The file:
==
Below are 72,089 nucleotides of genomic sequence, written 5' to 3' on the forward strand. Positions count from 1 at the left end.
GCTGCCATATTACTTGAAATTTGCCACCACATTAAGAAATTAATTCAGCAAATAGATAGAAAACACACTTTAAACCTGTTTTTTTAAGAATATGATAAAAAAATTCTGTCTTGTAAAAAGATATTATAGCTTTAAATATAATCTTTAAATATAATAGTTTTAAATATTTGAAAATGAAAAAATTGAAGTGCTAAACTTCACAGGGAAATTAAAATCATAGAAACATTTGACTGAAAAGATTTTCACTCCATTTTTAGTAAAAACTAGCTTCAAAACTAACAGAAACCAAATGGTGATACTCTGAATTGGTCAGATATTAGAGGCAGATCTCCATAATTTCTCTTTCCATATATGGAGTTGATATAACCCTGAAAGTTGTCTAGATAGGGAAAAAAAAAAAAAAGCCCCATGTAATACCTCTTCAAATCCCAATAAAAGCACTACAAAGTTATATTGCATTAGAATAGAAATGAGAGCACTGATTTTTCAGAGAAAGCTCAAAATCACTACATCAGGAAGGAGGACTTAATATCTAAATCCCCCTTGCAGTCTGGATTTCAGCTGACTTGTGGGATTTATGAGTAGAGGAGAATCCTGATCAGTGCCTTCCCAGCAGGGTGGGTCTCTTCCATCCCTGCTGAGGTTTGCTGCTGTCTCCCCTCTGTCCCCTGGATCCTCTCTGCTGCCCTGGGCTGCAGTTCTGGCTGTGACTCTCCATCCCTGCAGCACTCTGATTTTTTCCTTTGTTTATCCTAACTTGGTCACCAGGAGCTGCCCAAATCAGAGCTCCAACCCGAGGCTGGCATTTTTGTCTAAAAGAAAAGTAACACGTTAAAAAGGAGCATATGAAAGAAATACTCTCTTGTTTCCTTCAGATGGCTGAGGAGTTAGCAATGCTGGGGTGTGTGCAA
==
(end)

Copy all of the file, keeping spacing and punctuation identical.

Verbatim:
Below are 72,089 nucleotides of genomic sequence, written 5' to 3' on the forward strand. Positions count from 1 at the left end.
GCTGCCATATTACTTGAAATTTGCCACCACATTAAGAAATTAATTCAGCAAATAGATAGAAAACACACTTTAAACCTGTTTTTTTAAGAATATGATAAAAAAATTCTGTCTTGTAAAAAGATATTATAGCTTTAAATATAATCTTTAAATATAATAGTTTTAAATATTTGAAAATGAAAAAATTGAAGTGCTAAACTTCACAGGGAAATTAAAATCATAGAAACATTTGACTGAAAAGATTTTCACTCCATTTTTAGTAAAAACTAGCTTCAAAACTAACAGAAACCAAATGGTGATACTCTGAATTGGTCAGATATTAGAGGCAGATCTCCATAATTTCTCTTTCCATATATGGAGTTGATATAACCCTGAAAGTTGTCTAGATAGGGAAAAAAAAAAAAAAGCCCCATGTAATACCTCTTCAAATCCCAATAAAAGCACTACAAAGTTATATTGCATTAGAATAGAAATGAGAGCACTGATTTTTCAGAGAAAGCTCAAAATCACTACATCAGGAAGGAGGACTTAATATCTAAATCCCCCTTGCAGTCTGGATTTCAGCTGACTTGTGGGATTTATGAGTAGAGGAGAATCCTGATCAGTGCCTTCCCAGCAGGGTGGGTCTCTTCCATCCCTGCTGAGGTTTGCTGCTGTCTCCCCTCTGTCCCCTGGATCCTCTCTGCTGCCCTGGGCTGCAGTTCTGGCTGTGACTCTCCATCCCTGCAGCACTCTGATTTTTTCCTTTGTTTATCCTAACTTGGTCACCAGGAGCTGCCCAAATCAGAGCTCCAACCCGAGGCTGGCATTTTTGTCTAAAAGAAAAGTAACACGTTAAAAAGGAGCATATGAAAGAAATACTCTCTTGTTTCCTTCAGATGGCTGAGGAGTTAGCAATGCTGGGGTGTGTGCAA